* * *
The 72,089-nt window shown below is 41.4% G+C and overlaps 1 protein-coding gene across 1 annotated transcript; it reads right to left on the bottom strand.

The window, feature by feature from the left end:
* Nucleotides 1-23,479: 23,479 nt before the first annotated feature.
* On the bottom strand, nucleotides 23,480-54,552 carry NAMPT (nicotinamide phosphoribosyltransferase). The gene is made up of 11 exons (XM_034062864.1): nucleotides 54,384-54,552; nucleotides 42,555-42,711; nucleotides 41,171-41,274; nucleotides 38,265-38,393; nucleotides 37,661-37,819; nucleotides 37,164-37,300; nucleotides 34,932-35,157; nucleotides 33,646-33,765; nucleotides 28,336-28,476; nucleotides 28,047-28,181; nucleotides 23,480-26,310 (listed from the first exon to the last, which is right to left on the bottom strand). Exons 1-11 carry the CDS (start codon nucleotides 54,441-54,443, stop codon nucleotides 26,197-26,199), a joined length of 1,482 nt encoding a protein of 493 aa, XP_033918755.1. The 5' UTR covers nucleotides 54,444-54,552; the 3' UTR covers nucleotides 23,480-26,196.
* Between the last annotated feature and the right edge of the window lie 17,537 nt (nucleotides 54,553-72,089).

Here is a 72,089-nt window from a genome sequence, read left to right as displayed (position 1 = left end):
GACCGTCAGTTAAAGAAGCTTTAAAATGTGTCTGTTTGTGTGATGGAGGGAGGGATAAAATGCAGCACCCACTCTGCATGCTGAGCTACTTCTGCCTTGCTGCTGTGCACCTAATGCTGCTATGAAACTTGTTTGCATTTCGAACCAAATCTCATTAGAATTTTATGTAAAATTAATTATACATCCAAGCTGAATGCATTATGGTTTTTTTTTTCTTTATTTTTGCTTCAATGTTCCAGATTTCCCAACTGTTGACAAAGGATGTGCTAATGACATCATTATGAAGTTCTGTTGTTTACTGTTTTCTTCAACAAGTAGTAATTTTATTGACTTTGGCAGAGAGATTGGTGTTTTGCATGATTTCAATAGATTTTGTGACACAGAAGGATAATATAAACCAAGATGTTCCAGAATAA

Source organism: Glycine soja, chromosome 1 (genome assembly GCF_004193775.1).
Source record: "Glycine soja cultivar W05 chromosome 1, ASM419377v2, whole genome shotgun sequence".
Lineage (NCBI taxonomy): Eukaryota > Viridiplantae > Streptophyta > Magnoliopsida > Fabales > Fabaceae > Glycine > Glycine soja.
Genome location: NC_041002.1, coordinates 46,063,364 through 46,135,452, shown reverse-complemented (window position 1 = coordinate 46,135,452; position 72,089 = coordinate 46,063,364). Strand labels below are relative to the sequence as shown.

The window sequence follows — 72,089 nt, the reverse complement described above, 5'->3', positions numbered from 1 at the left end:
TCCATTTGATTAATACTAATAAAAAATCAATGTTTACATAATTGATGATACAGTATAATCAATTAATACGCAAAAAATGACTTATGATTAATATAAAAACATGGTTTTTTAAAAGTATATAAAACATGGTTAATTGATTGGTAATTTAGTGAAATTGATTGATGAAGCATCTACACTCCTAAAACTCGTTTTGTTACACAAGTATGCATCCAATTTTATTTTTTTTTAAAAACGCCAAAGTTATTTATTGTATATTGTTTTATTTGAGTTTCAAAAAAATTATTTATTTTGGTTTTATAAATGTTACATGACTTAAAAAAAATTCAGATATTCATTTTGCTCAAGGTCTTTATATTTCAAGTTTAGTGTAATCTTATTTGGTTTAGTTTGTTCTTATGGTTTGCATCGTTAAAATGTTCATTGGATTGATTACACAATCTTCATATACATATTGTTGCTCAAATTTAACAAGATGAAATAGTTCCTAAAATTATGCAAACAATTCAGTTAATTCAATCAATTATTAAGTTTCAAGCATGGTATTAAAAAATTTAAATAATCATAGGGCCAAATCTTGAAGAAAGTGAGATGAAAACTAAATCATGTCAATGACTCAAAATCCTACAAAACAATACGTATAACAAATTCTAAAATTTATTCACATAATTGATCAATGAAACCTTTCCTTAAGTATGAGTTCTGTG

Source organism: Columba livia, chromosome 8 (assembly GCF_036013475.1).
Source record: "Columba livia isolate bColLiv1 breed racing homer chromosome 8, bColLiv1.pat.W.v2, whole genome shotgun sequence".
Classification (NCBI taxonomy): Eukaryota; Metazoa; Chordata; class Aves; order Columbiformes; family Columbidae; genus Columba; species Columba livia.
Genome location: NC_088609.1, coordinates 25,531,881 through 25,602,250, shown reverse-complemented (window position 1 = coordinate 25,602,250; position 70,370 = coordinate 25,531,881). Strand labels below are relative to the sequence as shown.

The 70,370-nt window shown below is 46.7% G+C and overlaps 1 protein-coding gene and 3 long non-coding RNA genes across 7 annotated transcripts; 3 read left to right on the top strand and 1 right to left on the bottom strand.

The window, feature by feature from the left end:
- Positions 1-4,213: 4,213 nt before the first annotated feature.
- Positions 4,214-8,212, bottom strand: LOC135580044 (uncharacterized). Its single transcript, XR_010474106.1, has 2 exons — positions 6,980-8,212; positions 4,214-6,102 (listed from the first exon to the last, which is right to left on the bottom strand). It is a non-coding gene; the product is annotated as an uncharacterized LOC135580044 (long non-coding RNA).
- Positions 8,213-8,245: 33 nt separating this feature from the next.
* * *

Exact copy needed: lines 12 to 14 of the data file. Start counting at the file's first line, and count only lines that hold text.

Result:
The window sequence follows — 72,089 nt, the reverse complement described above, 5'->3', positions numbered from 1 at the left end:
TCCATTTGATTAATACTAATAAAAAATCAATGTTTACATAATTGATGATACAGTATAATCAATTAATACGCAAAAAATGACTTATGATTAATATAAAAACATGGTTTTTTAAAAGTATATAAAACATGGTTAATTGATTGGTAATTTAGTGAAATTGATTGATGAAGCATCTACACTCCTAAAACTCGTTTTGTTACACAAGTATGCATCCAATTTTATTTTTTTTTAAAAACGCCAAAGTTATTTATTGTATATTGTTTTATTTGAGTTTCAAAAAAATTATTTATTTTGGTTTTATAAATGTTACATGACTTAAAAAAAATTCAGATATTCATTTTGCTCAAGGTCTTTATATTTCAAGTTTAGTGTAATCTTATTTGGTTTAGTTTGTTCTTATGGTTTGCATCGTTAAAATGTTCATTGGATTGATTACACAATCTTCATATACATATTGTTGCTCAAATTTAACAAGATGAAATAGTTCCTAAAATTATGCAAACAATTCAGTTAATTCAATCAATTATTAAGTTTCAAGCATGGTATTAAAAAATTTAAATAATCATAGGGCCAAATCTTGAAGAAAGTGAGATGAAAACTAAATCATGTCAATGACTCAAAATCCTACAAAACAATACGTATAACAAATTCTAAAATTTATTCACATAATTGATCAATGAAACCTTTCCTTAAGTATGAGTTCTGTG

Source organism: Columba livia, chromosome 8 (assembly GCF_036013475.1).